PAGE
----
“The program highlights a key element of South32’s philanthropy, which has emphasized capacity-building and sustainability from the outset,” said Judy Brown, Head of South32’s External Affairs. “It’s the same idea as the old adage, ‘Give a man a fish and you feed him for a day. Teach a man to fish and you feed him for a lifetime,”’ she continued, noting that historically, mining operations have often been part of a boom-and-bust cycle in surrounding communities.

“To prevent something like that from occurring, what can we do is, from the beginning, work toward capacity-building in communities,” Brown said. “Whether that’s transferable skills for high school students or infrastructure project for nonprofits, so that they can grow in a sustainable way that’s not dependent on any particular company or industry.”

While much of that work is done through South32 Hermosa Community Fund grants, South32 also collaborates directly with nonprofit organizations in local communities, by supporting grant-writing workshops and committing in-kind resources, like a transformative investment in the East Santa Cruz County Food Bank.

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Delivering on the Promise of Community

The East Santa Cruz County Food Bank evolved from humble beginnings into a critical resource for food-insecure people and households across the region. Established in 1984 by volunteers (and still run entirely by volunteers to this day), the organization initially operated from the trunk of a car, then expanded to take over a rented garage, before graduating to a multipurpose room of about 400 square feet in a Catholic church — still a small space from which to provide a lifeline to thousands experiencing food insecurity across 700 square miles.

Over those years, the Food Bank has grown its reach with indispensable support from the South32 Hermosa Community Fund.

“They help a lot in terms of finding the people that need our help and letting them know that we’re here,” said James Staudacher, President of the East Santa Cruz Food Bank. “They also support us with funding, and we try to make that really simple. Because we’re all volunteers, it’s not a complex budget. If you give us money, we’re going to spend it on food, and we’re going to give that food to people away.”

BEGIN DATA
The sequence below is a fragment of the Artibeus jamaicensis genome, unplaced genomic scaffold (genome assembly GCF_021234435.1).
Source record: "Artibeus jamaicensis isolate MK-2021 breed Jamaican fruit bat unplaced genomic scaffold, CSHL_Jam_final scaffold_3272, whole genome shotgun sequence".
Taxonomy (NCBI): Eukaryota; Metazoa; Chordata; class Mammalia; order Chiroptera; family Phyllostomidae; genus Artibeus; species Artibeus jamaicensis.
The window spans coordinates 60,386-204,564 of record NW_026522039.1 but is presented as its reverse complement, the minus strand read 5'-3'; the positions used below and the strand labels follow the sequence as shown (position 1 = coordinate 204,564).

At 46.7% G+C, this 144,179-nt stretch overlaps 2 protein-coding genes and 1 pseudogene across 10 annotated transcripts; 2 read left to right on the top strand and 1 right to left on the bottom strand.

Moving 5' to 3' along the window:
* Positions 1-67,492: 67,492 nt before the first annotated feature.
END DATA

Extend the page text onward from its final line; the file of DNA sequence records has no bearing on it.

That simplicity doesn’t erase the fact that for food banks, more really is more, and last year South32 delivered more — much more. The company turned an empty building it had acquired in Patagonia into the new headquarters for the East Santa Cruz County Food Bank — an act that has dramatically increased the nonprofit’s ability to serve county residents in need, Staudacher said.

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South32 remodeled the facility to create an industrial­scale warehouse, complete with a loading dock and large commercial refrigerator, enabling the Food Bank to now also procure and distribute perishables like milk and eggs, a capability they previously lacked. The South32 grant also equipped the new facility with essential shelving, tables, and pallet jacks, further boosting the group’s operational capacity and efficiency.

The benefit of all that support not only directly helps the Food Bank and its clientele, but the benefits also ripple out through the organization’s collaborators, including the Patagonia Youth Enrichment Center, Senior Citizens of Patagonia, schools, and church groups. These alliances pool efforts for food drives, outreach programs, and educational initiative that help provide food and inclusive, holistic development, and self-sufficiency across the County.

“It’s always a challenge to make sure people don’t fall through the cracks. We have 700 square miles in Eastern Santa Cruz County, but when we find people who need a delivery, we make that delivery,” Staudacher said.

He continued, “The strength of working in a rural county lies in the relationships between people and a real dedication to taking care of your neighbors. That’s what we do, with help from partners like South32 and the Community Foundation, who have just been so incredibly competent and thoughtful. We try to foster a real sense of community for the whole community, and partners like that make it so much more possible.”

Read CFSA’s full 2023 Annual Report here.

“In rural communities, where you may not have the same resources as a metropolitan area, you need to leverage collaboration. One entity might be strong in one area, another entity strong in another area, so working together, they bring that combined strength to the table. There are less than 48,000 people across this entire county, so collaboration is a must.”

— Christopher Young

“The strength of working in a rural county lies in the relationships between people and a real dedication to taking care of your neighbors. That’s what we do, with help from partners like South32 and the Community Foundation for Southern Arizona.”

— James Staudacher